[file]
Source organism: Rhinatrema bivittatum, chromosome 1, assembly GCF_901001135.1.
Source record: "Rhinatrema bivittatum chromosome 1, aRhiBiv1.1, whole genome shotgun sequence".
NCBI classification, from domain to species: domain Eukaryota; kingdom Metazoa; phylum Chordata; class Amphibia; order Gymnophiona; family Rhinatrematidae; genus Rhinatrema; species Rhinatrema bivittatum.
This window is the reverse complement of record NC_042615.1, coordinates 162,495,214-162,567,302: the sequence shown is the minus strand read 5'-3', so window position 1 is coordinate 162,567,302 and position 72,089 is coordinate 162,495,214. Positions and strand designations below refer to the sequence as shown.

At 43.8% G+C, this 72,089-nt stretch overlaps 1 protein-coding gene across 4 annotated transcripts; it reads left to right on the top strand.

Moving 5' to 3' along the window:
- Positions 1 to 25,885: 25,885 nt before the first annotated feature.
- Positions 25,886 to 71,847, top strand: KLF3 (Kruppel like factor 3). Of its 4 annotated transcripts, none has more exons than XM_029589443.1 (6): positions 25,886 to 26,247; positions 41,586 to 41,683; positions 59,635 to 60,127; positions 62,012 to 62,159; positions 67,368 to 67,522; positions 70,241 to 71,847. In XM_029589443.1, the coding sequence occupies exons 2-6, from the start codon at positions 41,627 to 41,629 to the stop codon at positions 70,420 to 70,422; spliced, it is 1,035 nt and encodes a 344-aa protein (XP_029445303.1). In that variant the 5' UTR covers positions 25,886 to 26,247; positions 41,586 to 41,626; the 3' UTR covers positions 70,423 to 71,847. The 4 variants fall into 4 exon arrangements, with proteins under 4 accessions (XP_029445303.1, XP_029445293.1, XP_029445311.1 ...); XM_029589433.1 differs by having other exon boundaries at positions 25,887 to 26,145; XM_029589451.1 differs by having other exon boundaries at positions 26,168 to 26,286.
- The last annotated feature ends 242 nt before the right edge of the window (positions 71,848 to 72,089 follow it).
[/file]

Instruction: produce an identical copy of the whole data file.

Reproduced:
Source organism: Rhinatrema bivittatum, chromosome 1, assembly GCF_901001135.1.
Source record: "Rhinatrema bivittatum chromosome 1, aRhiBiv1.1, whole genome shotgun sequence".
NCBI classification, from domain to species: domain Eukaryota; kingdom Metazoa; phylum Chordata; class Amphibia; order Gymnophiona; family Rhinatrematidae; genus Rhinatrema; species Rhinatrema bivittatum.
This window is the reverse complement of record NC_042615.1, coordinates 162,495,214-162,567,302: the sequence shown is the minus strand read 5'-3', so window position 1 is coordinate 162,567,302 and position 72,089 is coordinate 162,495,214. Positions and strand designations below refer to the sequence as shown.

At 43.8% G+C, this 72,089-nt stretch overlaps 1 protein-coding gene across 4 annotated transcripts; it reads left to right on the top strand.

Moving 5' to 3' along the window:
- Positions 1 to 25,885: 25,885 nt before the first annotated feature.
- Positions 25,886 to 71,847, top strand: KLF3 (Kruppel like factor 3). Of its 4 annotated transcripts, none has more exons than XM_029589443.1 (6): positions 25,886 to 26,247; positions 41,586 to 41,683; positions 59,635 to 60,127; positions 62,012 to 62,159; positions 67,368 to 67,522; positions 70,241 to 71,847. In XM_029589443.1, the coding sequence occupies exons 2-6, from the start codon at positions 41,627 to 41,629 to the stop codon at positions 70,420 to 70,422; spliced, it is 1,035 nt and encodes a 344-aa protein (XP_029445303.1). In that variant the 5' UTR covers positions 25,886 to 26,247; positions 41,586 to 41,626; the 3' UTR covers positions 70,423 to 71,847. The 4 variants fall into 4 exon arrangements, with proteins under 4 accessions (XP_029445303.1, XP_029445293.1, XP_029445311.1 ...); XM_029589433.1 differs by having other exon boundaries at positions 25,887 to 26,145; XM_029589451.1 differs by having other exon boundaries at positions 26,168 to 26,286.
- The last annotated feature ends 242 nt before the right edge of the window (positions 71,848 to 72,089 follow it).